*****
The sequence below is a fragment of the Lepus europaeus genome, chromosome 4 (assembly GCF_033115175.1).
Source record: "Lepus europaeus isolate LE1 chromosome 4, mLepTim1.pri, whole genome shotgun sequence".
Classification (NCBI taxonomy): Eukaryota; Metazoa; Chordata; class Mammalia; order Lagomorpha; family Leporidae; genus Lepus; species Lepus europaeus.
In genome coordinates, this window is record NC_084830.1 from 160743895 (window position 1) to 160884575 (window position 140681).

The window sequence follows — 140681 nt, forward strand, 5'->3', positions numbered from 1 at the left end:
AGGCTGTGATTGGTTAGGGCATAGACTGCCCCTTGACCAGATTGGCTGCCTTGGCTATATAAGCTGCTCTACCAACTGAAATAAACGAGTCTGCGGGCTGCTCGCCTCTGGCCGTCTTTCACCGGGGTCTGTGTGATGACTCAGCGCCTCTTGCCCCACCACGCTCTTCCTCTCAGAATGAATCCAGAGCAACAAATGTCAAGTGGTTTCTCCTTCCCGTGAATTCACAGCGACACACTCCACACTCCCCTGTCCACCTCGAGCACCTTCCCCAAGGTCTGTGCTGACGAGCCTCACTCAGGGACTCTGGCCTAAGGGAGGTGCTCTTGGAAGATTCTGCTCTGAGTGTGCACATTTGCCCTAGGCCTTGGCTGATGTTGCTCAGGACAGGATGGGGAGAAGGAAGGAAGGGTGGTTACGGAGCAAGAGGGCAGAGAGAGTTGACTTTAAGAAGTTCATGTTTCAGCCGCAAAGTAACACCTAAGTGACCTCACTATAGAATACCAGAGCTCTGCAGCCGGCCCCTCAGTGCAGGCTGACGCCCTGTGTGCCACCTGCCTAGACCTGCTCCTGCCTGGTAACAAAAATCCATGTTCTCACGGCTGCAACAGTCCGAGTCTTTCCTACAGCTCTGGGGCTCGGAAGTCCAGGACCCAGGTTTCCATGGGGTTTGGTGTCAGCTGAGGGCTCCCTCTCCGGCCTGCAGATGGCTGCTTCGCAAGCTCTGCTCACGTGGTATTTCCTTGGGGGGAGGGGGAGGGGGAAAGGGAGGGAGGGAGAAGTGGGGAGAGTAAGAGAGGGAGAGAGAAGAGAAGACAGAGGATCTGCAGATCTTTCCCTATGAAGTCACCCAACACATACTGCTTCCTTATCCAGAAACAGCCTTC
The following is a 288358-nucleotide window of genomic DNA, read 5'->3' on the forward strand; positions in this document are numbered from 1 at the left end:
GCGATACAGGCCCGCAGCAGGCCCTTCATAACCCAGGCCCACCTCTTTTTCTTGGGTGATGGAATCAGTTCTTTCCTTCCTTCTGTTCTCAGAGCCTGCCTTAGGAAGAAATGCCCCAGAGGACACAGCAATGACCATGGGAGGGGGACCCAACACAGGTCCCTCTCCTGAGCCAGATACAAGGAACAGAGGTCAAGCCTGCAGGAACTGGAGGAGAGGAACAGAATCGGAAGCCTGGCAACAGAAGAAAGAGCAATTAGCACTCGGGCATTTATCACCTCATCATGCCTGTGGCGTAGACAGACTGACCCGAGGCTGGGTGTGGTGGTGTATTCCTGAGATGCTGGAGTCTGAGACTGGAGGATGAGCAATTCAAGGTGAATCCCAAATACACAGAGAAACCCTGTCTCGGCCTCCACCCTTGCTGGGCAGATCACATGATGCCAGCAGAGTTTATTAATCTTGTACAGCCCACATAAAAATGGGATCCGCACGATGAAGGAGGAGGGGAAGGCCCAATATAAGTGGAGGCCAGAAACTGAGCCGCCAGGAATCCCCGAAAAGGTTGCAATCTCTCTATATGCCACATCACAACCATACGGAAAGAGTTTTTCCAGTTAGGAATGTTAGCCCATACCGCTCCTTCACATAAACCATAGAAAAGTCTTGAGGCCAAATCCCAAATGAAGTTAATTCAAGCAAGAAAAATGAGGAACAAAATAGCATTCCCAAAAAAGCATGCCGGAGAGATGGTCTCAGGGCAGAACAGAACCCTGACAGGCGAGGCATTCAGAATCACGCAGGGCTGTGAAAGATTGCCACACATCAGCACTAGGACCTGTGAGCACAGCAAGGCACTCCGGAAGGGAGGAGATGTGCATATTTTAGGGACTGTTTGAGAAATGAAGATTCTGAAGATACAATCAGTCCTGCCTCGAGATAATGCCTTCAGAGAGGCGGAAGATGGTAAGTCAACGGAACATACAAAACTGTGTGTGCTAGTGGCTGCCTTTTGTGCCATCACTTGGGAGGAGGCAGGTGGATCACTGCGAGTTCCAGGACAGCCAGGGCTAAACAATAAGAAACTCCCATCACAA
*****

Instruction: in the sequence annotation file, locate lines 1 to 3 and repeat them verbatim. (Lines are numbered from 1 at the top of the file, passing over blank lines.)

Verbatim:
The sequence below is a fragment of the Lepus europaeus genome, chromosome 4 (assembly GCF_033115175.1).
Source record: "Lepus europaeus isolate LE1 chromosome 4, mLepTim1.pri, whole genome shotgun sequence".
Classification (NCBI taxonomy): Eukaryota; Metazoa; Chordata; class Mammalia; order Lagomorpha; family Leporidae; genus Lepus; species Lepus europaeus.